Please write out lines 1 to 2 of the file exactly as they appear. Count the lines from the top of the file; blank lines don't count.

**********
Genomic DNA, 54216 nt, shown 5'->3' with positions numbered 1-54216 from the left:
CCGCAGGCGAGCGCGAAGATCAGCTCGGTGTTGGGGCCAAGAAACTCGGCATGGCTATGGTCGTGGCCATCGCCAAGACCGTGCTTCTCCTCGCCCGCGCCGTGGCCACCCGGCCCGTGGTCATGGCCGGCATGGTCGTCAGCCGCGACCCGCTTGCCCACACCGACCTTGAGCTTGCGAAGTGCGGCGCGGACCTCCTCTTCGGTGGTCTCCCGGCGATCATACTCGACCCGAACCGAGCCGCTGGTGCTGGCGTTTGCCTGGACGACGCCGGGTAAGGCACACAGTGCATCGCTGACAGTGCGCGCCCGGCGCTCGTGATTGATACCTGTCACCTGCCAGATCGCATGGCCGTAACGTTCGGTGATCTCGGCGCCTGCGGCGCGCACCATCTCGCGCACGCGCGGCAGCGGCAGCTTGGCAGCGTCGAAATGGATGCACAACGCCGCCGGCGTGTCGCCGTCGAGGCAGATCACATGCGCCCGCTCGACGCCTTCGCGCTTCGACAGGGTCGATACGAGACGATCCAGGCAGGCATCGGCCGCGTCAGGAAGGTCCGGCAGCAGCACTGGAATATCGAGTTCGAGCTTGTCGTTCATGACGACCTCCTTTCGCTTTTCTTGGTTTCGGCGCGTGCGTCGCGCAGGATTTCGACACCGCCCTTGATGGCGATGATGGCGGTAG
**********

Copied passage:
Genomic DNA, 54216 nt, shown 5'->3' with positions numbered 1-54216 from the left:
CCGCAGGCGAGCGCGAAGATCAGCTCGGTGTTGGGGCCAAGAAACTCGGCATGGCTATGGTCGTGGCCATCGCCAAGACCGTGCTTCTCCTCGCCCGCGCCGTGGCCACCCGGCCCGTGGTCATGGCCGGCATGGTCGTCAGCCGCGACCCGCTTGCCCACACCGACCTTGAGCTTGCGAAGTGCGGCGCGGACCTCCTCTTCGGTGGTCTCCCGGCGATCATACTCGACCCGAACCGAGCCGCTGGTGCTGGCGTTTGCCTGGACGACGCCGGGTAAGGCACACAGTGCATCGCTGACAGTGCGCGCCCGGCGCTCGTGATTGATACCTGTCACCTGCCAGATCGCATGGCCGTAACGTTCGGTGATCTCGGCGCCTGCGGCGCGCACCATCTCGCGCACGCGCGGCAGCGGCAGCTTGGCAGCGTCGAAATGGATGCACAACGCCGCCGGCGTGTCGCCGTCGAGGCAGATCACATGCGCCCGCTCGACGCCTTCGCGCTTCGACAGGGTCGATACGAGACGATCCAGGCAGGCATCGGCCGCGTCAGGAAGGTCCGGCAGCAGCACTGGAATATCGAGTTCGAGCTTGTCGTTCATGACGACCTCCTTTCGCTTTTCTTGGTTTCGGCGCGTGCGTCGCGCAGGATTTCGACACCGCCCTTGATGGCGATGATGGCGGTAG